3 men challenging incumbent for Crenshaw County sheriff
CRENSHAW COUNTY, Ala. (WSFA) - Voters in Crenshaw County can prepare for a crowded Republican Primary ballot as three men challenge incumbent Sheriff Terry Mears for the Republican nomination in the Crenshaw County Sheriff’s primary election this Tuesday.
This year, Mears faces challenges within his party from three men who each have more than a decade of experience working in law enforcement: Carlton Carmichael, Andy Compton, and Joshua Wasden.
Carmichael, a Highland Home native and Rutledge resident, has 14 years of law enforcement experience. Most of his career has been spent in Crenshaw County, working in positions like Chief Deputy to former Crenshaw County Sheriff Mickey Powell, the Jail Administrator with the Crenshaw County Detention Facility, and a sergeant at both the Crenshaw County Sheriff’s Office and the Luverne Police Department.
“My reason for seeking election to the office of Sheriff is to help make Crenshaw County a better, safer place for all of us to live and raise our families, Carmichael said in a statement. “I believe that with my leadership, I can make the Crenshaw County Sheriff’s Office a Sheriff’s Office that truly values the services that we provide to the community. Our mission and vision statement will reflect the values that we wish to preserve and with the communities support, we can make Crenshaw County a better community that grows in a positive direction.”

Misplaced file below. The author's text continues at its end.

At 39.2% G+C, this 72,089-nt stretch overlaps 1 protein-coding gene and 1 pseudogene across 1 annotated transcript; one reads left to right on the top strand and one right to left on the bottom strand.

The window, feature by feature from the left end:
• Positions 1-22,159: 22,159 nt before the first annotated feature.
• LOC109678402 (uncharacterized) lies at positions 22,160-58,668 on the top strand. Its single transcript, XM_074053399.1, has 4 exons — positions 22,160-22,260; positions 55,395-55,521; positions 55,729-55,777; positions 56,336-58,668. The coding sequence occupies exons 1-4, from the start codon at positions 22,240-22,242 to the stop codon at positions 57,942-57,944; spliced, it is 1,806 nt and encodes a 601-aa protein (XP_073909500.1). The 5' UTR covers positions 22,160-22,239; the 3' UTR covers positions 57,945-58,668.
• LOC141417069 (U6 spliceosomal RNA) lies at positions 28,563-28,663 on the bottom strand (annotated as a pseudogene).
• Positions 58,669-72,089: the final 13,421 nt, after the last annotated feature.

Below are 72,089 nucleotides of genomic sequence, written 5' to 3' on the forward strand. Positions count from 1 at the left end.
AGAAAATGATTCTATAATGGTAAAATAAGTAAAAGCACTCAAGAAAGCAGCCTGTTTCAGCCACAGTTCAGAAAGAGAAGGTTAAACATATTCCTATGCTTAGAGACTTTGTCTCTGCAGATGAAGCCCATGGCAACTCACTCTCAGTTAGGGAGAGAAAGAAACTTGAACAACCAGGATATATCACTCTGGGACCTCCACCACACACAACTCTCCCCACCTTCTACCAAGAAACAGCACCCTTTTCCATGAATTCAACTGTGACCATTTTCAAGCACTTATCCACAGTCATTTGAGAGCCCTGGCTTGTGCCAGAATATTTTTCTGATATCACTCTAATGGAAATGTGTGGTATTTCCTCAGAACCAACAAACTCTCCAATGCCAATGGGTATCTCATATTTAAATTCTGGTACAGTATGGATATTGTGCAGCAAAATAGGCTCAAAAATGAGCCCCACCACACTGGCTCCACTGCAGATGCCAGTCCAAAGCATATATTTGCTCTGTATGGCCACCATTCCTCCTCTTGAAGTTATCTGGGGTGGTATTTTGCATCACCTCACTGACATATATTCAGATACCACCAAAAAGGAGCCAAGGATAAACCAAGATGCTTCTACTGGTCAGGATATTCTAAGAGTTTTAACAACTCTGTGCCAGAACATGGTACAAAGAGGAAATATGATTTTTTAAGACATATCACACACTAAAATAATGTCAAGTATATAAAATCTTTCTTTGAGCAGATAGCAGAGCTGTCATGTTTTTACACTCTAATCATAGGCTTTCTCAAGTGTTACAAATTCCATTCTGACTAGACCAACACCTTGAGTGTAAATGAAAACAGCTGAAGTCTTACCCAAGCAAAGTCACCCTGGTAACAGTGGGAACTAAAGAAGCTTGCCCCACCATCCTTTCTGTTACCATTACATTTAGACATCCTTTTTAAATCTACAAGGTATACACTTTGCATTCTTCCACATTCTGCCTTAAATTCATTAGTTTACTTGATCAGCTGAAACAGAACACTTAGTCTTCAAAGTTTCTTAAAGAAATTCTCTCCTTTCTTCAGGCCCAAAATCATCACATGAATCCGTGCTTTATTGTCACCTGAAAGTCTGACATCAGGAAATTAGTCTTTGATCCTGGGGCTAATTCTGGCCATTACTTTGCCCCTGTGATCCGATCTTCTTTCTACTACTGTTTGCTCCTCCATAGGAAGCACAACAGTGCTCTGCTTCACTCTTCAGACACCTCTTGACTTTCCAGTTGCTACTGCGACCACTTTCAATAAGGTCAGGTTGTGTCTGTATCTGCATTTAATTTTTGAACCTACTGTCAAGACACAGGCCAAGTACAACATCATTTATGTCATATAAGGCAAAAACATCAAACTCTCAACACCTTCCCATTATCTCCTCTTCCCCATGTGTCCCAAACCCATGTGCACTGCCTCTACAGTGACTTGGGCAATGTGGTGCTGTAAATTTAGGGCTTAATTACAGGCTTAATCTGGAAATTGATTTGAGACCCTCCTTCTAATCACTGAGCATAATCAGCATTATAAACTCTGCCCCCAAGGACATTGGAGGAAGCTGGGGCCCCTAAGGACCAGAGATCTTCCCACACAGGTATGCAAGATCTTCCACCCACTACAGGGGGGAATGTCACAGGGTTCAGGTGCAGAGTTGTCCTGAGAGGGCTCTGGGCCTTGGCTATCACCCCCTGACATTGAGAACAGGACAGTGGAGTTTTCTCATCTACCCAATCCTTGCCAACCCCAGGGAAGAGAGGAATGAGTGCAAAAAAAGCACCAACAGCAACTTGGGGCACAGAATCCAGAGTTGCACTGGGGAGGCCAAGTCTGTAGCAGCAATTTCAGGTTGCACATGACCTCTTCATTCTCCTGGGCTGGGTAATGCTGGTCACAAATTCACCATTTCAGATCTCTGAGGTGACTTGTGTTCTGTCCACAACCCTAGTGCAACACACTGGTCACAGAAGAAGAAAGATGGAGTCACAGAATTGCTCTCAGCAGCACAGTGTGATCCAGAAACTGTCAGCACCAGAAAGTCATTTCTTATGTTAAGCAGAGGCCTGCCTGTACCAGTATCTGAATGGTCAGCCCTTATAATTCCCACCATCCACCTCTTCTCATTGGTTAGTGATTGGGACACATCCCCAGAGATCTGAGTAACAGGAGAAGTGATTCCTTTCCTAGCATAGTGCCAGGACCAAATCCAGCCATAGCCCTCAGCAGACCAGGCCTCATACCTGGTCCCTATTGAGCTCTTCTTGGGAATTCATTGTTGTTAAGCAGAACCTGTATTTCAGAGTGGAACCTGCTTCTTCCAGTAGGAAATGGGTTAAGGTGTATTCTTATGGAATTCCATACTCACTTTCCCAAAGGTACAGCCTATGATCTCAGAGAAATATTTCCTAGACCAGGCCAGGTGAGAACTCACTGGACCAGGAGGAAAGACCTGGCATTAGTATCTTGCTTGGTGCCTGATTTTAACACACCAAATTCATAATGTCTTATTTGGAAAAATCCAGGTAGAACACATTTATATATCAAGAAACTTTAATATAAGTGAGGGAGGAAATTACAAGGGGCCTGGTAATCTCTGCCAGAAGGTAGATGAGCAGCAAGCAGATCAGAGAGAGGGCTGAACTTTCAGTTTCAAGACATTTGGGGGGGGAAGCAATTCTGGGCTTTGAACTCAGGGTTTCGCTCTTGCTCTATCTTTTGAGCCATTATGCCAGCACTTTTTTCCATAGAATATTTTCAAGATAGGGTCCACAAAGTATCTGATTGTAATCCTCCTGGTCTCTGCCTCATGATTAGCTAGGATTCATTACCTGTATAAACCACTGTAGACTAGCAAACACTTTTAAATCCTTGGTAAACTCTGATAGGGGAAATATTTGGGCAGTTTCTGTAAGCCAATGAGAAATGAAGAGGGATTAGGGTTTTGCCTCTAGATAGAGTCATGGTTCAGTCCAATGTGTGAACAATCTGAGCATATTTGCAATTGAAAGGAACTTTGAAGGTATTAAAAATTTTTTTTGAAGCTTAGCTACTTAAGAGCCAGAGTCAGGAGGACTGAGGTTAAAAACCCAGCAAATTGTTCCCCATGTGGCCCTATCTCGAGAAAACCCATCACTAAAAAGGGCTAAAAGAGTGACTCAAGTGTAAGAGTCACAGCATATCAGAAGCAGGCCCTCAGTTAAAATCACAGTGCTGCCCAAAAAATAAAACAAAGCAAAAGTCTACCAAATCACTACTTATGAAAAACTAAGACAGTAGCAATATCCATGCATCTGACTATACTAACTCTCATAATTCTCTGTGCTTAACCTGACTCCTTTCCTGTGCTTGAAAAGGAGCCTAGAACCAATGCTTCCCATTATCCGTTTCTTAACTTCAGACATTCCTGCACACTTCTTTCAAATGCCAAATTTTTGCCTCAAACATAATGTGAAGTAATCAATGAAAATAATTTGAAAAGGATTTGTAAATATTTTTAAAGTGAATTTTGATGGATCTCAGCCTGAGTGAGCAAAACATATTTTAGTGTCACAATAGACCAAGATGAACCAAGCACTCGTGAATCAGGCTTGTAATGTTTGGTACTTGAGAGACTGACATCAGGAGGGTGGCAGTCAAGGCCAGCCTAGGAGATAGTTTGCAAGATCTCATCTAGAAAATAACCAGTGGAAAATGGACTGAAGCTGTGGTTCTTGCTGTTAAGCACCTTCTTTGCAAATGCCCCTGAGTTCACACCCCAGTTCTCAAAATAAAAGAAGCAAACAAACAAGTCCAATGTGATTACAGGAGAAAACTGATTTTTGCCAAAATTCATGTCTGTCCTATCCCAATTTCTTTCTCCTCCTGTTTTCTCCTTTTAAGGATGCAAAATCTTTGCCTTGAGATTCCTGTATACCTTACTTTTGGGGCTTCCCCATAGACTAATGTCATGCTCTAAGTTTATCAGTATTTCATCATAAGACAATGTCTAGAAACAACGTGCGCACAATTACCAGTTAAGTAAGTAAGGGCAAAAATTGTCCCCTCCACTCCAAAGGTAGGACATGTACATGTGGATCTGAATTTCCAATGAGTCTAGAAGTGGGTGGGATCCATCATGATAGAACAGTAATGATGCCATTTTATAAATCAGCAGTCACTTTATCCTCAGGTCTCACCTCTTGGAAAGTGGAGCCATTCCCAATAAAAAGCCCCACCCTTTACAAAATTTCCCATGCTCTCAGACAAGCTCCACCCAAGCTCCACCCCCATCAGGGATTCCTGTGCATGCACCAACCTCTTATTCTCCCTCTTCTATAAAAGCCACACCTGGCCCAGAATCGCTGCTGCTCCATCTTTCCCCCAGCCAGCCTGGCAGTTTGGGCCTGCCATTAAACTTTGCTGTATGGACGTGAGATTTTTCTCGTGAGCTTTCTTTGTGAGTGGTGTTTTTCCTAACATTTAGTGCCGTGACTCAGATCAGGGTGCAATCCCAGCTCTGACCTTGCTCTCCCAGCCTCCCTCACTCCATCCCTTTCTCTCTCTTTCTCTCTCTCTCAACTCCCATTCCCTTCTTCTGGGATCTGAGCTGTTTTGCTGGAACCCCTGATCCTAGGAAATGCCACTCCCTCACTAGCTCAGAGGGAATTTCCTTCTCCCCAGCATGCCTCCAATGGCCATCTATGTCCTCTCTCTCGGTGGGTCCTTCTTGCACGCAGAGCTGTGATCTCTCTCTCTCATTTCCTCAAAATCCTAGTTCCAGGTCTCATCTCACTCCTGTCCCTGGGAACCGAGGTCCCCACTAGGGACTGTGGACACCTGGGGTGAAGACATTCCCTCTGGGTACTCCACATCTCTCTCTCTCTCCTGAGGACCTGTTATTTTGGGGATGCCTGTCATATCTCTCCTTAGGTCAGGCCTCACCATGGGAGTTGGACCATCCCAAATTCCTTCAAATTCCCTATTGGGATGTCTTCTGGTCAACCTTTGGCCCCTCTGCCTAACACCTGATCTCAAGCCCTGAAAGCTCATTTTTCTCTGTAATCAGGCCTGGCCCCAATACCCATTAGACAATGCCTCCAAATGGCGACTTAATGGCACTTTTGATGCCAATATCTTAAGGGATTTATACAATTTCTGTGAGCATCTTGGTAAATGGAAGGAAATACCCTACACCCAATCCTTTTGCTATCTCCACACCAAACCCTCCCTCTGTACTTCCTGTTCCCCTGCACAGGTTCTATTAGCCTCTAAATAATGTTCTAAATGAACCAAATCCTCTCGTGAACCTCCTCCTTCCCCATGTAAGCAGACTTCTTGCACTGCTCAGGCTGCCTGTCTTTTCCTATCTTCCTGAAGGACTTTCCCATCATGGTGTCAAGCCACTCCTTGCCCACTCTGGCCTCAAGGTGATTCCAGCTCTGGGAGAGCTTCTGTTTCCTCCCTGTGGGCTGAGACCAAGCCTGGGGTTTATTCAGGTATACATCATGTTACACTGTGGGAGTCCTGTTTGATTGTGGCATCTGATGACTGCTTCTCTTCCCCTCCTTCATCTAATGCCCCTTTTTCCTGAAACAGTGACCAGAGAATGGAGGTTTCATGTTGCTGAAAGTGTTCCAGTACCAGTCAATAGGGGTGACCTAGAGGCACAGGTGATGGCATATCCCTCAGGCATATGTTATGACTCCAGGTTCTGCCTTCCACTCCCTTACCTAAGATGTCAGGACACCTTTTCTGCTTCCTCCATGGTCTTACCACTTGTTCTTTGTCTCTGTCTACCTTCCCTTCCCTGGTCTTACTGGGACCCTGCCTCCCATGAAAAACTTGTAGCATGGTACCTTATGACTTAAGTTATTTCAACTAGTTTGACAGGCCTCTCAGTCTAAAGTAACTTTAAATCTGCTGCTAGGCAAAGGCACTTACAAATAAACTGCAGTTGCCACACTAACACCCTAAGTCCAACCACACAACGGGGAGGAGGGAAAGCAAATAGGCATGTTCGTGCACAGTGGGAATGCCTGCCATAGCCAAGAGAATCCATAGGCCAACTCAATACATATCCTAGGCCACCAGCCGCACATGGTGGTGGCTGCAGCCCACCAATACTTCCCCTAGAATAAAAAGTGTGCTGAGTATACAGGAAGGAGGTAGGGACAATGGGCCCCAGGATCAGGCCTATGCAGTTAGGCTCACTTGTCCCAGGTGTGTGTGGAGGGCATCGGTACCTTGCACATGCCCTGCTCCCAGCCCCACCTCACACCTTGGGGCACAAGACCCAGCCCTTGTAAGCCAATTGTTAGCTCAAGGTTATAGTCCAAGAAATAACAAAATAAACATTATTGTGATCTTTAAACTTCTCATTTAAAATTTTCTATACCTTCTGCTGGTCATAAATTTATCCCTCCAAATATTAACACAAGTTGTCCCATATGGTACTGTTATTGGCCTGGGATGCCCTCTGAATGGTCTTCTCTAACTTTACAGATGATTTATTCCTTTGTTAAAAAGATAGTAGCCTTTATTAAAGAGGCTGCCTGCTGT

Wasden, also a Crenshaw County native, has worked in various law enforcement bodies across Central and South Alabama over the last 12 years. Among other positions, Wasden has worked as a K-9 Officer with the Troy Police Department and as a Narcotics & Violent Crime investigator at the Dale County Sheriff’s Office. He has served on the Alabama Law Enforcement Agency’s drug task force in Butler and Covington Counties.
“Law enforcement has always been my calling, my career, kind of where my heart has been,” Wasden said. “For Crenshaw County specifically, I feel like I owe my service, I owe who I am to Crenshaw County. This is the county that made me who I am. This is the county that I grew up in. So many influential people throughout this county have helped mold me into who I am today, and I just want to give back to those who’ve given so much to me.”
WSFA reached out to all four candidates for comment about their election bids. Neither Mears nor Compton responded.
Compton previously ran for Crenshaw County Sheriff in 2014. Mears was first elected to the Sheriff’s Office in 2018.
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